Five Things to Explain Your Ghostly Encounter

According  to Pew Research Center, close to one-fifth of Americans believe they’ve  seen a ghost. With that--and Halloween--in mind, Gizmodo reached out to a  number of psychologists and neuroscientists to figure out why this  might be. Here are the findings:

  1. Sleep paralysis. According  to University of London professor Christopher French, sleep paralysis  affects eight percent of the general population and involves being half  awake and half asleep. It typically lasts a few seconds, but symptoms  like hallucinations can make for a much scarier experience. 
  2. “Pareidolia.” Michael  Nees, assistant professor of psychology at Lafayette College, notes  that a common version of pareidolia is perceiving human faces in random  configurations of physical objects; a classic example is when people  claim to see the face of Jesus in a piece of toast.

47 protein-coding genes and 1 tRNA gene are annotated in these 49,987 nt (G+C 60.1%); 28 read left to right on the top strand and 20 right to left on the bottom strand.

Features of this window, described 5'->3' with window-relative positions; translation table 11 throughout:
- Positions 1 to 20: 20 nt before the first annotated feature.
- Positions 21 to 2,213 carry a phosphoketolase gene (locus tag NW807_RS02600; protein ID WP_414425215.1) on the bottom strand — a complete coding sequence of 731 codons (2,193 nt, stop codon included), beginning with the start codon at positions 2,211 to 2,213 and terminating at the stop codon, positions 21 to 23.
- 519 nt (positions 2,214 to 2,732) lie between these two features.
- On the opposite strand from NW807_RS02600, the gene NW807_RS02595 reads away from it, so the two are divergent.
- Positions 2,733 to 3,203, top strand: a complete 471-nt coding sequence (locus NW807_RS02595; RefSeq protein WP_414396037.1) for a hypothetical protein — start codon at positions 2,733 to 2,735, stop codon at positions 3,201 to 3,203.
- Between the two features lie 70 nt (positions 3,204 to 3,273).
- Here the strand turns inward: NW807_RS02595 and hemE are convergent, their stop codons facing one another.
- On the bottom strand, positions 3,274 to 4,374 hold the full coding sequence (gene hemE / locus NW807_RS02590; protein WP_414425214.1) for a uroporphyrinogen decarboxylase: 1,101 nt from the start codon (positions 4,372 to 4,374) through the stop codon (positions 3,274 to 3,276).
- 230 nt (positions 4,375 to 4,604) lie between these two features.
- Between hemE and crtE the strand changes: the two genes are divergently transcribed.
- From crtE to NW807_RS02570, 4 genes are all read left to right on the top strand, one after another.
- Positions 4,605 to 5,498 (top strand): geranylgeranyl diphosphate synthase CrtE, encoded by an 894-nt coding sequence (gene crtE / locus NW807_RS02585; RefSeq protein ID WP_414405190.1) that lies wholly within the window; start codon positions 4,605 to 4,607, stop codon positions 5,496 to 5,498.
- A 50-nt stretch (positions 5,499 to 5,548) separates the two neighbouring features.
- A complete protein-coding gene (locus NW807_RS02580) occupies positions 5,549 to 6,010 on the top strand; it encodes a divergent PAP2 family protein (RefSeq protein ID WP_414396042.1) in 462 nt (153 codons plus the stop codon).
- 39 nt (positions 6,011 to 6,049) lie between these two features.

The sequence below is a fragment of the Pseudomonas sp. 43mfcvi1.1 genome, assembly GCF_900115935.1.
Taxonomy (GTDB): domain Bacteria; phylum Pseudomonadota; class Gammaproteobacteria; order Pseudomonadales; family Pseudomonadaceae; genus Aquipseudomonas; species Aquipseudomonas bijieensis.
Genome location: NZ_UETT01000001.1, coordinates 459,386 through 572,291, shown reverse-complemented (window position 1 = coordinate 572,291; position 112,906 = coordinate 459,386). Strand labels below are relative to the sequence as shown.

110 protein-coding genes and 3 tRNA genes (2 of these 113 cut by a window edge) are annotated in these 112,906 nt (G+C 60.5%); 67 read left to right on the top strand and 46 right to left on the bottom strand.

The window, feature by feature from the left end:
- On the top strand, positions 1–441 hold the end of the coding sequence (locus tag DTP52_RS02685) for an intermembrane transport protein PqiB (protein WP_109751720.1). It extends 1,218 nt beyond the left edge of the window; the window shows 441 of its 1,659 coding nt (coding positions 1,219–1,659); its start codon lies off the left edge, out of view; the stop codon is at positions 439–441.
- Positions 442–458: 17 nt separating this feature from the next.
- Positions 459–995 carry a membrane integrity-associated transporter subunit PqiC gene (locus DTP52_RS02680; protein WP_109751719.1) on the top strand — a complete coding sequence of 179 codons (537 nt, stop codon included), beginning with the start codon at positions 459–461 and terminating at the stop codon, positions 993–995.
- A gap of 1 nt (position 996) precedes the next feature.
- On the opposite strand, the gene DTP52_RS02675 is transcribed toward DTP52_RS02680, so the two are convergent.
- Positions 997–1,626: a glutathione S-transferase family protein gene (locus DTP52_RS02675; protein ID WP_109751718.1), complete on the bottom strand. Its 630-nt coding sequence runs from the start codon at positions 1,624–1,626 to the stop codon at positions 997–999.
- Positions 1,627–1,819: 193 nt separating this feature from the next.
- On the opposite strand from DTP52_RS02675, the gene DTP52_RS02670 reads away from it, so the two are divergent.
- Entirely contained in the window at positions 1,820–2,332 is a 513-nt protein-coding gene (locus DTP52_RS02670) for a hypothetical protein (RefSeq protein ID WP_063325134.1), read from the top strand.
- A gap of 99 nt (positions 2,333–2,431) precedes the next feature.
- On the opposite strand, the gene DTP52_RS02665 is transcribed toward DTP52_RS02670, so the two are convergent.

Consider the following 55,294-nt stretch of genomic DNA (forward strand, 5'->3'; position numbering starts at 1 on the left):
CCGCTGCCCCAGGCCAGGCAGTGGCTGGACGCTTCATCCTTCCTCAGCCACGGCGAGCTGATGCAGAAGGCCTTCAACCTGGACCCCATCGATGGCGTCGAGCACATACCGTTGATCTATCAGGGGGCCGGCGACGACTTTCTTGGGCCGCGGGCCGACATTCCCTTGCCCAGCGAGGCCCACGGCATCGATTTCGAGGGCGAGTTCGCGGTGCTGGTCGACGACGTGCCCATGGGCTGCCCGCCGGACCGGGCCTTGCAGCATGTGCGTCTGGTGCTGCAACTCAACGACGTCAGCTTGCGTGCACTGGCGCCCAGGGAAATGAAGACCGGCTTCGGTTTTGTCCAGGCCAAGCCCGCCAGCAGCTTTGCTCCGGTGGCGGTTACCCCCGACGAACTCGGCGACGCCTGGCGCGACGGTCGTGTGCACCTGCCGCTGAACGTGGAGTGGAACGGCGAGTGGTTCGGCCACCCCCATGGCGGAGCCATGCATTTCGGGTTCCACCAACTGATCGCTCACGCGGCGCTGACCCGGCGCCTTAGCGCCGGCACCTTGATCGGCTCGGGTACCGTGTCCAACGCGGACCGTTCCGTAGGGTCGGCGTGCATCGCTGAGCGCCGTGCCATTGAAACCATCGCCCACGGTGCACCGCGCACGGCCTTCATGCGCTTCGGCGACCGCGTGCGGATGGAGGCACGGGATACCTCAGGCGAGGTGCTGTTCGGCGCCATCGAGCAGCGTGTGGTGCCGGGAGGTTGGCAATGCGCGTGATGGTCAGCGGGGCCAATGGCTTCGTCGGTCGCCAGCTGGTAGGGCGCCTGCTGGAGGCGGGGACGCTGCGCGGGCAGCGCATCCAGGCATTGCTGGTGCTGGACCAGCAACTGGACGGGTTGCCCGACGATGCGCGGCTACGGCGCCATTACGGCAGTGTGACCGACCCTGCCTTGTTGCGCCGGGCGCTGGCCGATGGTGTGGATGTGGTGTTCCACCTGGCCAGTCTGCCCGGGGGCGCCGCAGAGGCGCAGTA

3. The survival hypothesis. As  explained by Manchester Metropolitan University senior lecturer Ken  Drinkwater, this theory proposes a disembodied consciousness (soul)  survives bodily death. Thus, seeing ghosts in this context confirms  belief in life after death and produces reassurance. 
  4. “Agency-detection mechanisms.”  In other words, if an individual believes that an encounter with a  ghost is a possibility, then ghosts may become the explanation that gets  used to resolve uncertainty.
  5. The unknown. The word “ghost” is often used as a convenient (if sloppy) label for “an experience someone doesn’t understand.”

Source:  Gizmodo